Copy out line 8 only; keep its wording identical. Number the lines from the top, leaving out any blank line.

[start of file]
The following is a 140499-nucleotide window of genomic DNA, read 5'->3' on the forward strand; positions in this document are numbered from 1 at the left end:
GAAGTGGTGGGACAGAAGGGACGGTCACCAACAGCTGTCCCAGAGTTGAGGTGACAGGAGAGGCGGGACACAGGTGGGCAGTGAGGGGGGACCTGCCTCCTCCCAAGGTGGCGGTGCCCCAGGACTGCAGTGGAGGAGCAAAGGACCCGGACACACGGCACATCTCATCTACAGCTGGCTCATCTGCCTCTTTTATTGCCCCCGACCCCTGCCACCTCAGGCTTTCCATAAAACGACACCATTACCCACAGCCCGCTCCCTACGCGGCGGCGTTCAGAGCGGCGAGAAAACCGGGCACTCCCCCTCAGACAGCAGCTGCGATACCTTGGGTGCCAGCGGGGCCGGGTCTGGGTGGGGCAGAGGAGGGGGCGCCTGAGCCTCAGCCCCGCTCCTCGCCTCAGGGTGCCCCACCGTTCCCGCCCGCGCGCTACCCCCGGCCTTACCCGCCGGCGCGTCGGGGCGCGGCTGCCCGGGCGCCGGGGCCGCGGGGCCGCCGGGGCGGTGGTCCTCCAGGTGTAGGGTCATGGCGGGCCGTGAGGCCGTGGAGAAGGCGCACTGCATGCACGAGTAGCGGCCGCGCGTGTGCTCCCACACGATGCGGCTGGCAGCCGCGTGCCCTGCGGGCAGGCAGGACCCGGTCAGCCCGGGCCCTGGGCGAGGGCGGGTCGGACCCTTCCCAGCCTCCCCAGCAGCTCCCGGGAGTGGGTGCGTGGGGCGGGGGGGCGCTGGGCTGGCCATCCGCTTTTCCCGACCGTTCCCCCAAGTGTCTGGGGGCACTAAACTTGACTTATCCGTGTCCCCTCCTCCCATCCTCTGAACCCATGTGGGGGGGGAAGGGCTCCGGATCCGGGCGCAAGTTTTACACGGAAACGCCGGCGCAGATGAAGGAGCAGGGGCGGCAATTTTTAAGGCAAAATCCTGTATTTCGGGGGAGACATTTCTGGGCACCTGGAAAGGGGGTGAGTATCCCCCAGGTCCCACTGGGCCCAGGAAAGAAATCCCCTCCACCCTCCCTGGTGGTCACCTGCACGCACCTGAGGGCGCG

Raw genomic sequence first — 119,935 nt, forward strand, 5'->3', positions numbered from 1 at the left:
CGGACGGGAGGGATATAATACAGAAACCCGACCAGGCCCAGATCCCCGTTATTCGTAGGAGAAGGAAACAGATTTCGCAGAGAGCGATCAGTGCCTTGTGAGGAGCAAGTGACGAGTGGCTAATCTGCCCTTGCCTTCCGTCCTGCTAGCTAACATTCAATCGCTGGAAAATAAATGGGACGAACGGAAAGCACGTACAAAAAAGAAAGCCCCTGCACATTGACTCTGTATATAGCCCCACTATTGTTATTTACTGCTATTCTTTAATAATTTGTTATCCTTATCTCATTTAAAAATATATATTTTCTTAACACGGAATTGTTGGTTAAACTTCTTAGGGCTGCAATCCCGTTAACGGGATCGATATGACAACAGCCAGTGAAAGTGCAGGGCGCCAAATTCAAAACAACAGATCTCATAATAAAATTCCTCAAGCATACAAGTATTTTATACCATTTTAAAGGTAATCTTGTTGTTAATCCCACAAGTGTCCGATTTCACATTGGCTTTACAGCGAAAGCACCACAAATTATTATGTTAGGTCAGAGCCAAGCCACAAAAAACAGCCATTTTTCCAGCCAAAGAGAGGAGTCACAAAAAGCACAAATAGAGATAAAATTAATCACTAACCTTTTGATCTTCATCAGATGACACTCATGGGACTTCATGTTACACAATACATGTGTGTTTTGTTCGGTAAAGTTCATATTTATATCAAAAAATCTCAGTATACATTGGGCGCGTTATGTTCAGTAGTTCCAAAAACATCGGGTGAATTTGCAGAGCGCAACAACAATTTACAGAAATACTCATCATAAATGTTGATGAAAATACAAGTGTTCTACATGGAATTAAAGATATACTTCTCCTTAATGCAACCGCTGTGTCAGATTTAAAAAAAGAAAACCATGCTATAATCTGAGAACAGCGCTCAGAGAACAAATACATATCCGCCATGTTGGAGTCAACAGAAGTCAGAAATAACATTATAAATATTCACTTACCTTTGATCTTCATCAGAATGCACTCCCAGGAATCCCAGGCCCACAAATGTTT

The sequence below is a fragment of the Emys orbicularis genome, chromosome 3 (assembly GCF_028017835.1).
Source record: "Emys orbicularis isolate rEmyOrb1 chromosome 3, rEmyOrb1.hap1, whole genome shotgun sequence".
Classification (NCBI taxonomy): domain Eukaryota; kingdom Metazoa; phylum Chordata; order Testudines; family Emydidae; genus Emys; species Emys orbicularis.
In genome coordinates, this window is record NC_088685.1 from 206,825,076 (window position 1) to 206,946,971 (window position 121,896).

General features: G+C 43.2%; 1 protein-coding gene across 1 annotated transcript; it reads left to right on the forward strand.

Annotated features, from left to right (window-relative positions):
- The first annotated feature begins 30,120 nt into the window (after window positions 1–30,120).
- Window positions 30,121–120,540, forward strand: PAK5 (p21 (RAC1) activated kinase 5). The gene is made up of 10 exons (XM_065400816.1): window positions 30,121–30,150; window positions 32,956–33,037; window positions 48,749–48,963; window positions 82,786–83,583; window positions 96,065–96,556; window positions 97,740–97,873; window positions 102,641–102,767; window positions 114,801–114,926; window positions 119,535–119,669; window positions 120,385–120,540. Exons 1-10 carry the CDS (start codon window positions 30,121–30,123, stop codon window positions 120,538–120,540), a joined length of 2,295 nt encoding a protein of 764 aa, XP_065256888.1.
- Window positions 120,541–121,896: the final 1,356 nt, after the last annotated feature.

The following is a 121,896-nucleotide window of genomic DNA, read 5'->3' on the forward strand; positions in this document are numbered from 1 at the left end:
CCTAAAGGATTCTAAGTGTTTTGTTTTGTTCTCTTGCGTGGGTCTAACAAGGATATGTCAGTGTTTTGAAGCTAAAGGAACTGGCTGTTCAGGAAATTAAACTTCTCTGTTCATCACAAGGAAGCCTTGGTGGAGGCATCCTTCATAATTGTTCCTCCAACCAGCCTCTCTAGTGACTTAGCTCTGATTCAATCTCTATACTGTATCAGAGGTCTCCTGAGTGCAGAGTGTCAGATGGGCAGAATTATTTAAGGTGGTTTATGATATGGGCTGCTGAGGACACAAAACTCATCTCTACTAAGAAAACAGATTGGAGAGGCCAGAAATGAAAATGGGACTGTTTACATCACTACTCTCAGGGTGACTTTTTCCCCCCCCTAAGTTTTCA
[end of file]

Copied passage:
In genome coordinates, this window is record NC_088685.1 from 206,825,076 (window position 1) to 206,946,971 (window position 121,896).